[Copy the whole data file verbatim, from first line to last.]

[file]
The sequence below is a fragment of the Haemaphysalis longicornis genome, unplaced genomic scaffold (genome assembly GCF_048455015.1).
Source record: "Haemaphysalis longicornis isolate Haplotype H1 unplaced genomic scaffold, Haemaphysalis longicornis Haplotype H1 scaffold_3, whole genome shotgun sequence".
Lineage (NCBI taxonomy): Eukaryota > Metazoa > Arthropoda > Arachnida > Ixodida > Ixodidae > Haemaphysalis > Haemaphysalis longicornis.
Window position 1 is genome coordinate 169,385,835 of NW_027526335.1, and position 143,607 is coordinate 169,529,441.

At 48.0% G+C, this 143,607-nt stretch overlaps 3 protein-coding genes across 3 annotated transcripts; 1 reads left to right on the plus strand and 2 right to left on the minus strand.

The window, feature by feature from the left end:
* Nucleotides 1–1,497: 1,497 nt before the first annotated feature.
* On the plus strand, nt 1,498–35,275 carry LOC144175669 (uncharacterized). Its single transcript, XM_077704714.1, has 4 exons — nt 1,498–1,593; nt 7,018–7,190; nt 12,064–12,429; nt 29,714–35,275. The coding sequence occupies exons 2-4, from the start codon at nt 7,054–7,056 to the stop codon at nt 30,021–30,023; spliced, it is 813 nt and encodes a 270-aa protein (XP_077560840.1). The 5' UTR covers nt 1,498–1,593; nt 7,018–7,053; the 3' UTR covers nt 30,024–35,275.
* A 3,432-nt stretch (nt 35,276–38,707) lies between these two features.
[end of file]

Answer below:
The sequence below is a fragment of the Haemaphysalis longicornis genome, unplaced genomic scaffold (genome assembly GCF_048455015.1).
Source record: "Haemaphysalis longicornis isolate Haplotype H1 unplaced genomic scaffold, Haemaphysalis longicornis Haplotype H1 scaffold_3, whole genome shotgun sequence".
Lineage (NCBI taxonomy): Eukaryota > Metazoa > Arthropoda > Arachnida > Ixodida > Ixodidae > Haemaphysalis > Haemaphysalis longicornis.
Window position 1 is genome coordinate 169,385,835 of NW_027526335.1, and position 143,607 is coordinate 169,529,441.

At 48.0% G+C, this 143,607-nt stretch overlaps 3 protein-coding genes across 3 annotated transcripts; 1 reads left to right on the plus strand and 2 right to left on the minus strand.

The window, feature by feature from the left end:
* Nucleotides 1–1,497: 1,497 nt before the first annotated feature.
* On the plus strand, nt 1,498–35,275 carry LOC144175669 (uncharacterized). Its single transcript, XM_077704714.1, has 4 exons — nt 1,498–1,593; nt 7,018–7,190; nt 12,064–12,429; nt 29,714–35,275. The coding sequence occupies exons 2-4, from the start codon at nt 7,054–7,056 to the stop codon at nt 30,021–30,023; spliced, it is 813 nt and encodes a 270-aa protein (XP_077560840.1). The 5' UTR covers nt 1,498–1,593; nt 7,018–7,053; the 3' UTR covers nt 30,024–35,275.
* A 3,432-nt stretch (nt 35,276–38,707) lies between these two features.